by Maori Party co-leader Tariana Turia
IT was Kingi Tawhiao who said, “Maku ano e hanga i toku nei whare” — I will build my own house. In many ways this statement articulates what Whanau Ora is all about; being empowered, taking control of your own affairs, determining your own needs and working towards building something for the future.
It has become harder and harder for our families to achieve this over the past few generations. With colonisation came an erosion of land, identity and resource. Once these things have been removed from you, it is very difficult to operate from a base of confidence or empowerment.
We have had leaders, prophets and change-makers who have moved across many fronts to find space for our knowledge in order to remedy the fate of our whanau. This has been a multi-generational struggle. In fact, many of us in our day-to-day lives are advancing the future of our whanau by breaking stereotypes, removing barriers, building a bridge of cultural understanding between organisations and tangata whenua.
One of the key issues that has acted as a barrier for Maori development has been that our entire State and system of government has been established upon Western philosophy. It does not fit within our world view, and we have spent countless hours justifying, explaining and proving that how we see the world and how we operate is valid, meaningful and works for us.
Whanau Ora has been about creating the space for our aspirations and our knowledge to be fostered.
There are other areas where this same work is going on. We have established whare wananga, wharekura, kura kaupapa Maori and kohanga reo, which have proven to be successful in revitalising our language while also achieving educational outcomes; we have seen the proliferation of Maori health and social services working to advance our wellbeing aspirations; the rise and rise of our iwi identity, our runanga system and the strengthening of our culture; the development of Maori business, and the growing awareness of the strength of the Maori economy which has supported non-Maori business to recognise the need to engage with tangata whenua.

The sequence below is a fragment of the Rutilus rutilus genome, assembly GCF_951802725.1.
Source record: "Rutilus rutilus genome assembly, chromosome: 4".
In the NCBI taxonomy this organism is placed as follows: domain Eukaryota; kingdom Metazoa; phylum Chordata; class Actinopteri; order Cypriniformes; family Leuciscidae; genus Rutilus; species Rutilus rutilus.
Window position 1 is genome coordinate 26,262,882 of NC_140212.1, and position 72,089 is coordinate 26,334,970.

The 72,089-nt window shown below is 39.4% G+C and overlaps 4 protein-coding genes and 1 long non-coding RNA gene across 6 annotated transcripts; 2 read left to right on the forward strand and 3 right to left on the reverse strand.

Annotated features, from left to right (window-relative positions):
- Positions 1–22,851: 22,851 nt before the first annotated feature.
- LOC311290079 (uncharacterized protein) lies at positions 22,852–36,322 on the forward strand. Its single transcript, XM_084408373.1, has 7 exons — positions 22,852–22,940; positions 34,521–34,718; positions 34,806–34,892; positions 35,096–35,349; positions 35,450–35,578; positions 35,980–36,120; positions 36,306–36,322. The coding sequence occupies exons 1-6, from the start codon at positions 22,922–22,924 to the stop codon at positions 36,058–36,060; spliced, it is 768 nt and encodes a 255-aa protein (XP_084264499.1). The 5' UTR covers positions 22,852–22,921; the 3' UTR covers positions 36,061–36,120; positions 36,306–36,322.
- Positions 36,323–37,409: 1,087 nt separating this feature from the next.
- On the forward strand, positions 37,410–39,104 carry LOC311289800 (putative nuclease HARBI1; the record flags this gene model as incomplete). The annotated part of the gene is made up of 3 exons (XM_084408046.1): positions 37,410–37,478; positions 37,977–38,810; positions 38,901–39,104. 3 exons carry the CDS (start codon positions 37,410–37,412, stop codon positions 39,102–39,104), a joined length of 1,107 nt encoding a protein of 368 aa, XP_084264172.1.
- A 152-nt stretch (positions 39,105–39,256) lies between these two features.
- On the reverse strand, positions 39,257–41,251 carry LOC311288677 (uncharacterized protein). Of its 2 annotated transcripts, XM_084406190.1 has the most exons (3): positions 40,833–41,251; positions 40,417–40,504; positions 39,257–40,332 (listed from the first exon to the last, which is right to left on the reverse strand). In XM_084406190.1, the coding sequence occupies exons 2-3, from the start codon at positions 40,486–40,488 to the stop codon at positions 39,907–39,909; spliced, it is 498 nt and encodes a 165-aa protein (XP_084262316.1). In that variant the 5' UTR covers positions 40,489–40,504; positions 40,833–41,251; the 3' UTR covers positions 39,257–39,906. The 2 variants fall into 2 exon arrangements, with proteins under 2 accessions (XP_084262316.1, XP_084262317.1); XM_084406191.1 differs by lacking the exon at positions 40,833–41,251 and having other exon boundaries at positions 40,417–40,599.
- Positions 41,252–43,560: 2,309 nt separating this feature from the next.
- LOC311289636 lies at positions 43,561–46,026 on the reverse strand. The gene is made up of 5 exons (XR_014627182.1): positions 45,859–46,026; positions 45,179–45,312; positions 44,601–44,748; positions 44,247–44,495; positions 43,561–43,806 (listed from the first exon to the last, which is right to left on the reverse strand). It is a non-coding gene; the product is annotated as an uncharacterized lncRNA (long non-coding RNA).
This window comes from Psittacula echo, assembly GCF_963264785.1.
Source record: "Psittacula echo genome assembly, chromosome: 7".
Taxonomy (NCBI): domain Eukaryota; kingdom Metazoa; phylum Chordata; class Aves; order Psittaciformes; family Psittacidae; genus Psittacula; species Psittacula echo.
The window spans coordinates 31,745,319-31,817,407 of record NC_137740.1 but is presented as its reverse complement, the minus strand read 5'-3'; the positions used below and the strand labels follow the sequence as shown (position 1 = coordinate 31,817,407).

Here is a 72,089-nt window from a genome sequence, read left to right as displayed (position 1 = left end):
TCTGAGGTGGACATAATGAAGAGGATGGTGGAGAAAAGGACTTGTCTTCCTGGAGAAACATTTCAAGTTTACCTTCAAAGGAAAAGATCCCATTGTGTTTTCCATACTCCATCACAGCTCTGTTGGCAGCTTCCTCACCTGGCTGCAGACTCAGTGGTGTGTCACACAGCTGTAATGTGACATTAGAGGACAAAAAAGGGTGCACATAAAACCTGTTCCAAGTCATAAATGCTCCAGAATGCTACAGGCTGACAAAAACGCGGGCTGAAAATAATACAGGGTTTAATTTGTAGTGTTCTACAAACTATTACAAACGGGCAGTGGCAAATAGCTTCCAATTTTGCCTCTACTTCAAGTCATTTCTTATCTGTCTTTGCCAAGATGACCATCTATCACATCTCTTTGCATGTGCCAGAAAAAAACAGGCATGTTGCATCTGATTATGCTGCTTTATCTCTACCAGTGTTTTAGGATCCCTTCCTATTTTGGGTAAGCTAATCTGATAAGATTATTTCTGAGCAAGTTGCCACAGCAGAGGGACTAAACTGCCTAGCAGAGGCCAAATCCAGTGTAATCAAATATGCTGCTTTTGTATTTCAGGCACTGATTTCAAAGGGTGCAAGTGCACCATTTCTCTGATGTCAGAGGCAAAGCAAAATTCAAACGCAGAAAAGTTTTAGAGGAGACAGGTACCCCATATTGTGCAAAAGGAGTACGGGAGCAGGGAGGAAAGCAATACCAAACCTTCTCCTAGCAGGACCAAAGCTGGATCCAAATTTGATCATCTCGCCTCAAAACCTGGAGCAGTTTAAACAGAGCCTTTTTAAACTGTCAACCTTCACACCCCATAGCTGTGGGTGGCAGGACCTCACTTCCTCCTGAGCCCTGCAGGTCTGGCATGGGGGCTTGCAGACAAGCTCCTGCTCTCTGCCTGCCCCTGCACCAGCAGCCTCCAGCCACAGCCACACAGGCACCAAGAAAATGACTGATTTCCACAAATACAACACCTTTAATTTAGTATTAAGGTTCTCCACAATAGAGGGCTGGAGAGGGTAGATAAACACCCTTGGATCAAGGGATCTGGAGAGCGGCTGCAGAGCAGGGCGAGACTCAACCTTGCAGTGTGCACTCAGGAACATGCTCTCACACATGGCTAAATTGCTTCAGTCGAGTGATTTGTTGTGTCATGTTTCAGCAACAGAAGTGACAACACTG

The change is slow, but it is happening.
I thought about all of this over the weekend after launching the changes to the kainga whenua scheme, a product developed to support Maori trusts, whanau and individuals to get loans to build houses on multiply-owned land.
Our views on housing are intrinsically tied to our sense of self and place, our connection with our land and resources, and of course our whanau. The kainga whenua policy was put in place as a means of recognising this link.
In its first form it did not reach the audience for which it is formed, but we have been able to revise it, improve it and ultimately make it fit for us. We have increased the income cap for borrowers, opened the eligibility criteria to trusts and all individuals who can service a mortgage, and we have expanded the policy to be able to cover not just new builds, but maintenance and repairs on old whare.
To see an initiative which recognises and supports our unique aspirations for housing is wonderful. The expanded programme also acknowledges the role of the wider whanau in supporting the wellbeing of their members.
This is but one area where we have been able to make progress, but of course there is always more work to do. Housing is an area where there is significant need for Maori engagement, and I look forward to seeing more papakainga developments, and more whanau living in safe and healthy homes.
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